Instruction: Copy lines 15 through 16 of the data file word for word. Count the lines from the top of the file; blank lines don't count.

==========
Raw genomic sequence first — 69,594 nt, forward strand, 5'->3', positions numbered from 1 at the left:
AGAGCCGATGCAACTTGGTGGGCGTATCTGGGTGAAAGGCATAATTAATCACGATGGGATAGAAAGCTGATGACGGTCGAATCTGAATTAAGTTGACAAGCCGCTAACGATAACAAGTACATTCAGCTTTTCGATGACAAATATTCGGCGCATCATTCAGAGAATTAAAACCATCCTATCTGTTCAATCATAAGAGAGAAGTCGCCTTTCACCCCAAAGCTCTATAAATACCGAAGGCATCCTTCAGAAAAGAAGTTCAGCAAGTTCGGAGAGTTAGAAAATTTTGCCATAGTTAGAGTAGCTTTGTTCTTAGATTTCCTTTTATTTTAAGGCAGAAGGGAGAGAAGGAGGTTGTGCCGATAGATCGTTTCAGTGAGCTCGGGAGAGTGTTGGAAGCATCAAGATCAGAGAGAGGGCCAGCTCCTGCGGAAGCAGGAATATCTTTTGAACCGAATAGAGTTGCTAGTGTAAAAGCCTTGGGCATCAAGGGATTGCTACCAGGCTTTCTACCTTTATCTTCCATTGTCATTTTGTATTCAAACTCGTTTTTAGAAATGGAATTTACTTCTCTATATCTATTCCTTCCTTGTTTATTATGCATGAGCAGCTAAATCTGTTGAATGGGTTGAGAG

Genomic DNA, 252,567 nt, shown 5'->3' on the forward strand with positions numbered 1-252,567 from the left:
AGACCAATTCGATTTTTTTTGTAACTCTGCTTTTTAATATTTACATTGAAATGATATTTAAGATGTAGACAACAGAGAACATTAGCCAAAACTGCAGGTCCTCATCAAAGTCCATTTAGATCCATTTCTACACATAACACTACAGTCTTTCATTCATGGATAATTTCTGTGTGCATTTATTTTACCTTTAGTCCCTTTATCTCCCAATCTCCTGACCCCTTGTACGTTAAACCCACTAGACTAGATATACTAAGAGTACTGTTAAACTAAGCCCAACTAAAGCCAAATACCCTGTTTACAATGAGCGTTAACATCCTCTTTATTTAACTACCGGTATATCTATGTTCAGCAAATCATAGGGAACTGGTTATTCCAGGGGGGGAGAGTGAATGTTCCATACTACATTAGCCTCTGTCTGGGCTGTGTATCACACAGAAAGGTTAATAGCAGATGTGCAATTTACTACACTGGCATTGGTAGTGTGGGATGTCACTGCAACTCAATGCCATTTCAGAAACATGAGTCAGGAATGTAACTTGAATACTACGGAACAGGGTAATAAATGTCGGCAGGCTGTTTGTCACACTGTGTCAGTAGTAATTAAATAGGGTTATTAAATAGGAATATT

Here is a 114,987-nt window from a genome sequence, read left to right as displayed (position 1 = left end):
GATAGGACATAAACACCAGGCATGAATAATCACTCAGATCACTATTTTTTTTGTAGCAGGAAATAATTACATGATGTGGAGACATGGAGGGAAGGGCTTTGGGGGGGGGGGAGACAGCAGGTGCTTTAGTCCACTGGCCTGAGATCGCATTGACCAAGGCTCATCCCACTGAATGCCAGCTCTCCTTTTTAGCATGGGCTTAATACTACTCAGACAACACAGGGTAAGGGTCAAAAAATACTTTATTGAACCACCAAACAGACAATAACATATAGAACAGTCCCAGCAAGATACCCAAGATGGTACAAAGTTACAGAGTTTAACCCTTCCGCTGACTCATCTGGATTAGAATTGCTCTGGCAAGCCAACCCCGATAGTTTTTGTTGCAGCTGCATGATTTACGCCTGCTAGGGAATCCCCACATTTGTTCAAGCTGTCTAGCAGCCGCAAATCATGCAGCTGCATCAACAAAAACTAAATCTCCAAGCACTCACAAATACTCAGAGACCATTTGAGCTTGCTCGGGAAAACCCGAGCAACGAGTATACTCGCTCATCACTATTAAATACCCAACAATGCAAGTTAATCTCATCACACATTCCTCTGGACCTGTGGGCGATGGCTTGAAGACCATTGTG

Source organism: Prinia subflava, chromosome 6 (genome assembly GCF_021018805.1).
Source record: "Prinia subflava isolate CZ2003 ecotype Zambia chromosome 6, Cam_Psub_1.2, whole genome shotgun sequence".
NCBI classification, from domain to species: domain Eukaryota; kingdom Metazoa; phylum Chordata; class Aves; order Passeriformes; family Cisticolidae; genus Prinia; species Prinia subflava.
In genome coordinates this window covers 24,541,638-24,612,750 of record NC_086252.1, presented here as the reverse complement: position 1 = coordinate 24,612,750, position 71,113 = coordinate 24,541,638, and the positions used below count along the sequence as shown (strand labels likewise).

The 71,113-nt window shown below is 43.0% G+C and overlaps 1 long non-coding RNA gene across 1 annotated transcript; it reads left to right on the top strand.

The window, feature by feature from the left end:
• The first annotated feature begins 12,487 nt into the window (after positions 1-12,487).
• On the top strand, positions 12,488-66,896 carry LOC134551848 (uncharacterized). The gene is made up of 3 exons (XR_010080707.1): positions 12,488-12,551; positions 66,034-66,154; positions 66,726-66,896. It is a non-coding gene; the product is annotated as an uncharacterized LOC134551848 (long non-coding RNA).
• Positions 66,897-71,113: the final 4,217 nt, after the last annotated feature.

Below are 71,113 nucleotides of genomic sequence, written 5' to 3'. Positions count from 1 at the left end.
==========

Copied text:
• Positions 66,897-71,113: the final 4,217 nt, after the last annotated feature.

Below are 71,113 nucleotides of genomic sequence, written 5' to 3'. Positions count from 1 at the left end.